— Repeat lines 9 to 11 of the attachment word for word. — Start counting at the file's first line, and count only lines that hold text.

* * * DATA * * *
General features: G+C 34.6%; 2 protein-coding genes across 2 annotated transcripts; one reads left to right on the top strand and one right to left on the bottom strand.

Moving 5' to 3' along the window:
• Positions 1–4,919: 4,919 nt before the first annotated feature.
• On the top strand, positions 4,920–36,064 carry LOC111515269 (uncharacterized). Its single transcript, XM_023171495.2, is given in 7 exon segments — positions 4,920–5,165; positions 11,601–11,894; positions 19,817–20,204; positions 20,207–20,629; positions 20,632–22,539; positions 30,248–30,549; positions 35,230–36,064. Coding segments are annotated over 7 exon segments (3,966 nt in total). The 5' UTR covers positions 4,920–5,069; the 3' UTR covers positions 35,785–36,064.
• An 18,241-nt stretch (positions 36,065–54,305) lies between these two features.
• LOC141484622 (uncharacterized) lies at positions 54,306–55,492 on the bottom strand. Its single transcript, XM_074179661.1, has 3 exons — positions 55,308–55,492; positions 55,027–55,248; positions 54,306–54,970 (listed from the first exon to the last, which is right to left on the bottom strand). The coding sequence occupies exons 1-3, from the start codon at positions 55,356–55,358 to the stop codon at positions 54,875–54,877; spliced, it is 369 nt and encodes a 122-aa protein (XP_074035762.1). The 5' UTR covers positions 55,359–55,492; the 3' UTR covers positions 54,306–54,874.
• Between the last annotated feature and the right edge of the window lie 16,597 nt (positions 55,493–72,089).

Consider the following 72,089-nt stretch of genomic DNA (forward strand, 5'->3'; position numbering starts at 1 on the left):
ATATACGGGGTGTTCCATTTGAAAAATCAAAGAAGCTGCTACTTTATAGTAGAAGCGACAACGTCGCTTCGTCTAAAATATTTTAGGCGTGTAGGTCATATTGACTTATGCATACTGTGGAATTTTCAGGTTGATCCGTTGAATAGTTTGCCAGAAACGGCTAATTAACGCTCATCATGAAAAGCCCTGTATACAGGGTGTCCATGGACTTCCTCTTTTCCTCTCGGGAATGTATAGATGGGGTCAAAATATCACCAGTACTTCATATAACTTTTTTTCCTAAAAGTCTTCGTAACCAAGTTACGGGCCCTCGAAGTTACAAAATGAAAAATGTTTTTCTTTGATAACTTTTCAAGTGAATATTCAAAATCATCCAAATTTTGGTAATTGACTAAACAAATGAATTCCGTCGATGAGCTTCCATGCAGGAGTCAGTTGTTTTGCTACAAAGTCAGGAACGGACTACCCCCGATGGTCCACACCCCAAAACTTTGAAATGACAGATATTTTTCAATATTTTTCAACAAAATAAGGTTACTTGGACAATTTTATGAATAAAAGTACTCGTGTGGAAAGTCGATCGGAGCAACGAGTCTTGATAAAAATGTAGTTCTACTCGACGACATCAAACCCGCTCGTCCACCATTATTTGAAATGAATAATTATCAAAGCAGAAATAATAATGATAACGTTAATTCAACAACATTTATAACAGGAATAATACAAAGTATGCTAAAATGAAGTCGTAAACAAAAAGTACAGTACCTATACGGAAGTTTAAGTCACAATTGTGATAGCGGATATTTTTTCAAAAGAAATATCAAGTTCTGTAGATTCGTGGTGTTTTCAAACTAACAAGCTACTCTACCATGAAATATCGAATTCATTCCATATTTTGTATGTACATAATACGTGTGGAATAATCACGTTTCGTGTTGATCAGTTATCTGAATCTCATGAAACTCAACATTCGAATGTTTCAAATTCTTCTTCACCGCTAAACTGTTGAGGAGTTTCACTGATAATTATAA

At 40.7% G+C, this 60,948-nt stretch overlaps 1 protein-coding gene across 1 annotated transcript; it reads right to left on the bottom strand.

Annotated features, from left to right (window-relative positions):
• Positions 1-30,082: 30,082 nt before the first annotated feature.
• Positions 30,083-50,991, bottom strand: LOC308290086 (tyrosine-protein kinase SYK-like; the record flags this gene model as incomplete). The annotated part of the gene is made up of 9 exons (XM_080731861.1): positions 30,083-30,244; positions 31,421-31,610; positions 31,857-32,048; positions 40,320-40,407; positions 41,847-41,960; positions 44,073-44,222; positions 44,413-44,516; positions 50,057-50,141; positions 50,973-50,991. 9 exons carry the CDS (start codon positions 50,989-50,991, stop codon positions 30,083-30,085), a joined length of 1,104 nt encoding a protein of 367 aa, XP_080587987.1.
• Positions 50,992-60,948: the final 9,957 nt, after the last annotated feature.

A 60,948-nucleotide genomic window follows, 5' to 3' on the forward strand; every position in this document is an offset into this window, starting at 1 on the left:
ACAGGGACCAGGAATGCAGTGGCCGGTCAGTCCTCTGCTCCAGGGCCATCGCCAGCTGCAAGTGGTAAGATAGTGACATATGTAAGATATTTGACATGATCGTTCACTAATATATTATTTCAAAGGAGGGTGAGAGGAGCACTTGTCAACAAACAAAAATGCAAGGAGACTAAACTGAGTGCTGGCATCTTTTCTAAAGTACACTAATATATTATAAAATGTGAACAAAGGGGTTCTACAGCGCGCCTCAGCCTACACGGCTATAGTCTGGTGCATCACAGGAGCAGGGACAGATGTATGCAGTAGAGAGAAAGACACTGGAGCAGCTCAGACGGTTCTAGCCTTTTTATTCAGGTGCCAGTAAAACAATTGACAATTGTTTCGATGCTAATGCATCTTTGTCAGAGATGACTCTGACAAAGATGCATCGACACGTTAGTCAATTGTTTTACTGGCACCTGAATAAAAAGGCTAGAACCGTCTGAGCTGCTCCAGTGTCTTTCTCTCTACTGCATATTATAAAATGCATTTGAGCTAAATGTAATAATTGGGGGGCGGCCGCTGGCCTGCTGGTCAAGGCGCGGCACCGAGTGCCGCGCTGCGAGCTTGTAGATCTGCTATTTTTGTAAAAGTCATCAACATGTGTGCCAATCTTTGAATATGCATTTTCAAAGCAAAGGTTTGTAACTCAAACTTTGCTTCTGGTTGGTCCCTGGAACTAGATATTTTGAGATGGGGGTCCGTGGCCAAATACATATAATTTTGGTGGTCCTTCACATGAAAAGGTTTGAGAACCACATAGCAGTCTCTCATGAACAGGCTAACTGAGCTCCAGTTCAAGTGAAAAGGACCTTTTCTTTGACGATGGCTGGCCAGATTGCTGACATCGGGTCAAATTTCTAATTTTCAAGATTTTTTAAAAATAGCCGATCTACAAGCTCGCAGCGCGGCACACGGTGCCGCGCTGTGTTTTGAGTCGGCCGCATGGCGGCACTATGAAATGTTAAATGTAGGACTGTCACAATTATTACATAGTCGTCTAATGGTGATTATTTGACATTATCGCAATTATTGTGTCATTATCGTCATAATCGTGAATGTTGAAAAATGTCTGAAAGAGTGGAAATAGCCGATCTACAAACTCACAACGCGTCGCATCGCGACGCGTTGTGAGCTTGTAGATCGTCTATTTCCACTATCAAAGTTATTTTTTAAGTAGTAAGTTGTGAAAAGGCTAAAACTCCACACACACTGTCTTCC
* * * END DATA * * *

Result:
ATATACGGGGTGTTCCATTTGAAAAATCAAAGAAGCTGCTACTTTATAGTAGAAGCGACAACGTCGCTTCGTCTAAAATATTTTAGGCGTGTAGGTCATATTGACTTATGCATACTGTGGAATTTTCAGGTTGATCCGTTGAATAGTTTGCCAGAAACGGCTAATTAACGCTCATCATGAAAAGCCCTGTATACAGGGTGTCCATGGACTTCCTCTTTTCCTCTCGGGAATGTATAGATGGGGTCAAAATATCACCAGTACTTCATATAACTTTTTTTCCTAAAAGTCTTCGTAACCAAGTTACGGGCCCTCGAAGTTACAAAATGAAAAATGTTTTTCTTTGATAACTTTTCAAGTGAATATTCAAAATCATCCAAATTTTGGTAATTGACTAAACAAATGAATTCCGTCGATGAGCTTCCATGCAGGAGTCAGTTGTTTTGCTACAAAGTCAGGAACGGACTACCCCCGATGGTCCACACCCCAAAACTTTGAAATGACAGATATTTTTCAATATTTTTCAACAAAATAAGGTTACTTGGACAATTTTATGAATAAAAGTACTCGTGTGGAAAGTCGATCGGAGCAACGAGTCTTGATAAAAATGTAGTTCTACTCGACGACATCAAACCCGCTCGTCCACCATTATTTGAAATGAATAATTATCAAAGCAGAAATAATAATGATAACGTTAATTCAACAACATTTATAACAGGAATAATACAAAGTATGCTAAAATGAAGTCGTAAACAAAAAGTACAGTACCTATACGGAAGTTTAAGTCACAATTGTGATAGCGGATATTTTTTCAAAAGAAATATCAAGTTCTGTAGATTCGTGGTGTTTTCAAACTAACAAGCTACTCTACCATGAAATATCGAATTCATTCCATATTTTGTATGTACATAATACGTGTGGAATAATCACGTTTCGTGTTGATCAGTTATCTGAATCTCATGAAACTCAACATTCGAATGTTTCAAATTCTTCTTCACCGCTAAACTGTTGAGGAGTTTCACTGATAATTATAA

At 40.7% G+C, this 60,948-nt stretch overlaps 1 protein-coding gene across 1 annotated transcript; it reads right to left on the bottom strand.

Annotated features, from left to right (window-relative positions):